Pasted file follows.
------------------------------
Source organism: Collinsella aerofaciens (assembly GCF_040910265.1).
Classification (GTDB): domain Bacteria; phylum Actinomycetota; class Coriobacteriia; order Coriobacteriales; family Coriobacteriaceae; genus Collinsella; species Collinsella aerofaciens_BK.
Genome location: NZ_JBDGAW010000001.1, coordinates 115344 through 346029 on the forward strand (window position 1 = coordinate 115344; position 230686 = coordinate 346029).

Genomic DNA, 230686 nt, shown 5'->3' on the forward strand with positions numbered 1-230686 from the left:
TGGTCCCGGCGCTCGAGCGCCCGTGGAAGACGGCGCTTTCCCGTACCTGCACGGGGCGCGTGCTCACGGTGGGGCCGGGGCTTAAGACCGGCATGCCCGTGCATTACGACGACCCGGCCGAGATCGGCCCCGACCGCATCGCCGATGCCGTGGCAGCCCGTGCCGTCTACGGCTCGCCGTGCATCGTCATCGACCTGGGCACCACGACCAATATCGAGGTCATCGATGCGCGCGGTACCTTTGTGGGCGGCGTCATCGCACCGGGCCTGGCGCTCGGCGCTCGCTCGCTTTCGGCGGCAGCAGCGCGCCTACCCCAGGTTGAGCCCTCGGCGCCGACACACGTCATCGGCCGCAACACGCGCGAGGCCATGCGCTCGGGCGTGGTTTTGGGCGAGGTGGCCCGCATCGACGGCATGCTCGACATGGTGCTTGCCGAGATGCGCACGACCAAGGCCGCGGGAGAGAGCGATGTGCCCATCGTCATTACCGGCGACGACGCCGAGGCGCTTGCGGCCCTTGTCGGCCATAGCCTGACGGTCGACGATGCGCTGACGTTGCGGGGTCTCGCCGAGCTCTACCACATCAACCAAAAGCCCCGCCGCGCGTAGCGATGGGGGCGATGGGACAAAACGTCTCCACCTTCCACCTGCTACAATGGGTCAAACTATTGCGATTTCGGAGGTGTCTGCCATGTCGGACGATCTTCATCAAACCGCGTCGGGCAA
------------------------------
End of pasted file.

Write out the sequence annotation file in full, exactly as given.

Source organism: Collinsella aerofaciens (assembly GCF_040910265.1).
Classification (GTDB): domain Bacteria; phylum Actinomycetota; class Coriobacteriia; order Coriobacteriales; family Coriobacteriaceae; genus Collinsella; species Collinsella aerofaciens_BK.
Genome location: NZ_JBDGAW010000001.1, coordinates 115344 through 346029 on the forward strand (window position 1 = coordinate 115344; position 230686 = coordinate 346029).

Genomic DNA, 230686 nt, shown 5'->3' on the forward strand with positions numbered 1-230686 from the left:
TGGTCCCGGCGCTCGAGCGCCCGTGGAAGACGGCGCTTTCCCGTACCTGCACGGGGCGCGTGCTCACGGTGGGGCCGGGGCTTAAGACCGGCATGCCCGTGCATTACGACGACCCGGCCGAGATCGGCCCCGACCGCATCGCCGATGCCGTGGCAGCCCGTGCCGTCTACGGCTCGCCGTGCATCGTCATCGACCTGGGCACCACGACCAATATCGAGGTCATCGATGCGCGCGGTACCTTTGTGGGCGGCGTCATCGCACCGGGCCTGGCGCTCGGCGCTCGCTCGCTTTCGGCGGCAGCAGCGCGCCTACCCCAGGTTGAGCCCTCGGCGCCGACACACGTCATCGGCCGCAACACGCGCGAGGCCATGCGCTCGGGCGTGGTTTTGGGCGAGGTGGCCCGCATCGACGGCATGCTCGACATGGTGCTTGCCGAGATGCGCACGACCAAGGCCGCGGGAGAGAGCGATGTGCCCATCGTCATTACCGGCGACGACGCCGAGGCGCTTGCGGCCCTTGTCGGCCATAGCCTGACGGTCGACGATGCGCTGACGTTGCGGGGTCTCGCCGAGCTCTACCACATCAACCAAAAGCCCCGCCGCGCGTAGCGATGGGGGCGATGGGACAAAACGTCTCCACCTTCCACCTGCTACAATGGGTCAAACTATTGCGATTTCGGAGGTGTCTGCCATGTCGGACGATCTTCATCAAACCGCGTCGGGCAA